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Manhood for Amateurs: The Pleasures and…

Manhood for Amateurs: The Pleasures and Regrets of a Husband, Father, and…

by Michael Chabon

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English (53)  Dutch (1)  All languages (54)
Showing 1-5 of 53 (next | show all)
Thoughtful, perceptive and maybe just a little dull. A "liberal agnostic empiricist" who is "proud to be a semi-observant, bacon-eating Jew," Chabon offers accounts of grappling with the complexities of modern manhood -- from the dreaded "drug talk" with one's children to the double standards inherent in male parenting -- all propelled by the shimmering prose that won him the Pulitzer Prize. Chabon is not the first writer to find humor in feckless attempts at home improvement, but he is probably the only one capable of locating its source in Rudyard Kipling's "code of high-Victorian masculinity, in whose fragmentary shadow American men still come of age." As winning as Chabon's meditations are in these essays, many of which were first published in Details magazine, contrarians may detect a whiff of the much-loathed Hipster Dad persona, especially when he reveals that he and his son own matching vintage Dr. Who T-shirts (ouch). Chabon is so wise and generous-spirited that one occasionally wishes he would crack and come out in favor of schoolyard fisticuffs, say, or turning his son's future over to the Marine Corps.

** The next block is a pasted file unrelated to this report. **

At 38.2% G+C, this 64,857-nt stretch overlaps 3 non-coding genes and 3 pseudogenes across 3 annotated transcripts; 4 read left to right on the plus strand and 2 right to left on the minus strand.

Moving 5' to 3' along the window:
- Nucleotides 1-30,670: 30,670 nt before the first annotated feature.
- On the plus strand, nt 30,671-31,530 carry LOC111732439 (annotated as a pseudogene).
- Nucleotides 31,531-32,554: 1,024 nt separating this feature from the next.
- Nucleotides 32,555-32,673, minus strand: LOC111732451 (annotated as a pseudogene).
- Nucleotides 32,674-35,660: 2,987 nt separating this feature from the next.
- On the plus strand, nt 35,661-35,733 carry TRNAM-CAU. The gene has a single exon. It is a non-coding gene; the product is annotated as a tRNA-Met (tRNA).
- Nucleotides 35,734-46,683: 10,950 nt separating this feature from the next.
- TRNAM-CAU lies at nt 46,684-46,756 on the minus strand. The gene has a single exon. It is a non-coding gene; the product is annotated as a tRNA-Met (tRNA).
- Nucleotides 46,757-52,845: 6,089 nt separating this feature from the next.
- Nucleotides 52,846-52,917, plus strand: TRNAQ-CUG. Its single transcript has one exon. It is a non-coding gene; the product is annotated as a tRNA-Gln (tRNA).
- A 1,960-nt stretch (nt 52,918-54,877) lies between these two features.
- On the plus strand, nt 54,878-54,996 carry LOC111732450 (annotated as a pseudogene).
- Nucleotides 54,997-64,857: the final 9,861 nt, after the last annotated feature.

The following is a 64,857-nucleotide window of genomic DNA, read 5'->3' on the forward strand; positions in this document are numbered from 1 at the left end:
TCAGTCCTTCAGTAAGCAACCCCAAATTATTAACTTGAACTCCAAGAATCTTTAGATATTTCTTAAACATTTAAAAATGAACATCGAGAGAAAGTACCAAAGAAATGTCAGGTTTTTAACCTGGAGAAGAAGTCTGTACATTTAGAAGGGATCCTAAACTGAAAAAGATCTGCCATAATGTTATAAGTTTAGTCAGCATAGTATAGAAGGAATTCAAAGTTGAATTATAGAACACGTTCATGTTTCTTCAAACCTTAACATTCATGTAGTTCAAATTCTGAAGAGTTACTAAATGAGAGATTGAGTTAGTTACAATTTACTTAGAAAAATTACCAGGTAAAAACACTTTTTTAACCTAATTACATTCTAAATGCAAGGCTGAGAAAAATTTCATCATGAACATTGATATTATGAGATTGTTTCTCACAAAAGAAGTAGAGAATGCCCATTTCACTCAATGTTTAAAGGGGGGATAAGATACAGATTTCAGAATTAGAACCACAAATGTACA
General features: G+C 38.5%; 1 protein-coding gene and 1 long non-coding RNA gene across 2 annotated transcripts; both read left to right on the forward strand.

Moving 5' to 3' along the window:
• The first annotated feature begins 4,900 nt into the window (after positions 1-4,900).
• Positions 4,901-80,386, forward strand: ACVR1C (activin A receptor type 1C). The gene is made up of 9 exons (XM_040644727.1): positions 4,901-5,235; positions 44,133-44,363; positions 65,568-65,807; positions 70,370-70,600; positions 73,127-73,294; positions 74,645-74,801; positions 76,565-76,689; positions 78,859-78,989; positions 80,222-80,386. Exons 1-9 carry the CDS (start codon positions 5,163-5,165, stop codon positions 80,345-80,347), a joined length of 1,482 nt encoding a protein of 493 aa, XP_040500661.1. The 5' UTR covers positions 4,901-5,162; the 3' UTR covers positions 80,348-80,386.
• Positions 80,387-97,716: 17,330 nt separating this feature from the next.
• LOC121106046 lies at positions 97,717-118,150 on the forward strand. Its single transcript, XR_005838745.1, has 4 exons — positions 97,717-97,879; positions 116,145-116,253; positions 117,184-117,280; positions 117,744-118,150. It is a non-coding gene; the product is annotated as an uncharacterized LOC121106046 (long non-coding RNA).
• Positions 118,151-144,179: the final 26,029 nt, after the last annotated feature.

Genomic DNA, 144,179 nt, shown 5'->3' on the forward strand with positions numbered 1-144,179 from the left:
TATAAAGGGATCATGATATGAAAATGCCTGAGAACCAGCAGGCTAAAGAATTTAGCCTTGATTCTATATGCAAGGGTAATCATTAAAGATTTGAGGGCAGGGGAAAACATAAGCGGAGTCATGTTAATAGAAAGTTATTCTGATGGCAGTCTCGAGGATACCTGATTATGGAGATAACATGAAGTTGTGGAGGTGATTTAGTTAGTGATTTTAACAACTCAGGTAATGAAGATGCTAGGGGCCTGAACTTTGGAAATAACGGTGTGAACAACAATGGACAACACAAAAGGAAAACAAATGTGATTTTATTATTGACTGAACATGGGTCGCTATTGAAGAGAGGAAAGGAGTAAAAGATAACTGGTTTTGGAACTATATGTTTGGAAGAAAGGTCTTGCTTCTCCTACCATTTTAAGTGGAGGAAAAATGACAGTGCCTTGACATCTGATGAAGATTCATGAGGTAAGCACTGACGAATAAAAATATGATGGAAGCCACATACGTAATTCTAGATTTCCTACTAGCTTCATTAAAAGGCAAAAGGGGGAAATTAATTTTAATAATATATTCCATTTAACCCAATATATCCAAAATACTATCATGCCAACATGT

--From the Washington Post, October 21, 2009 ( )
  MikeLindgren51 | Aug 7, 2018 |
Reliably funny, occasionally hilarious, sometimes painful to read. His descriptions of his kids, and of his interactions with them, are delightful. ( )
  cmt100 | Feb 4, 2018 |
This is a delightful collection of essays ruminating on both childhood and adulthood and the various roles we play in others' lives. Chabon is particularly wonderful at evoking the magic and wonder of childhood, and several of the essays detail incidents from his growing up. He is also very funny, as in the excellent "I Feel Good About My Murse," as well as deeply thoughtful as in the moving "Xmas." Dealing with a wide array of subjects, from circumcision to cooking to Legos, Chabon is a wonderful chronicler of his own life and makes unexpected connections to his readers' lives along the way.